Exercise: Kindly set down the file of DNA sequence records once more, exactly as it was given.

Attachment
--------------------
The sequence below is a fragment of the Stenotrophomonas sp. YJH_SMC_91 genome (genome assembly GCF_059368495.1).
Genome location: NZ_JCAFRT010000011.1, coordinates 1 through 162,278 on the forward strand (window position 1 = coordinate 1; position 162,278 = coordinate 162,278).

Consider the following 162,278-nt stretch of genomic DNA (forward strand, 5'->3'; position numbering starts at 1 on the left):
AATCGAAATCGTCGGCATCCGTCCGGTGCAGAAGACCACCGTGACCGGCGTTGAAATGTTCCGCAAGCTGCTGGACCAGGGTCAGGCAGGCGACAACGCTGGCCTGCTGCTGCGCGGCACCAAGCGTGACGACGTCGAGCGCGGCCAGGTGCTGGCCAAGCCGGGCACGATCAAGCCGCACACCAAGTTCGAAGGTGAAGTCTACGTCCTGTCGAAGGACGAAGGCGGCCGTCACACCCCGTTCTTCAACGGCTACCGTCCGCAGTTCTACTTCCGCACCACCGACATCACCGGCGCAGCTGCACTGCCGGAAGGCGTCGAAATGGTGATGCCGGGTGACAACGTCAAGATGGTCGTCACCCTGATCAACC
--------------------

The sequence below is a fragment of the Stenotrophomonas sp. YJH_SMC_91 genome (genome assembly GCF_059368495.1).
Genome location: NZ_JCAFRT010000011.1, coordinates 1 through 162,278 on the forward strand (window position 1 = coordinate 1; position 162,278 = coordinate 162,278).

Consider the following 162,278-nt stretch of genomic DNA (forward strand, 5'->3'; position numbering starts at 1 on the left):
AATCGAAATCGTCGGCATCCGTCCGGTGCAGAAGACCACCGTGACCGGCGTTGAAATGTTCCGCAAGCTGCTGGACCAGGGTCAGGCAGGCGACAACGCTGGCCTGCTGCTGCGCGGCACCAAGCGTGACGACGTCGAGCGCGGCCAGGTGCTGGCCAAGCCGGGCACGATCAAGCCGCACACCAAGTTCGAAGGTGAAGTCTACGTCCTGTCGAAGGACGAAGGCGGCCGTCACACCCCGTTCTTCAACGGCTACCGTCCGCAGTTCTACTTCCGCACCACCGACATCACCGGCGCAGCTGCACTGCCGGAAGGCGTCGAAATGGTGATGCCGGGTGACAACGTCAAGATGGTCGTCACCCTGATCAACC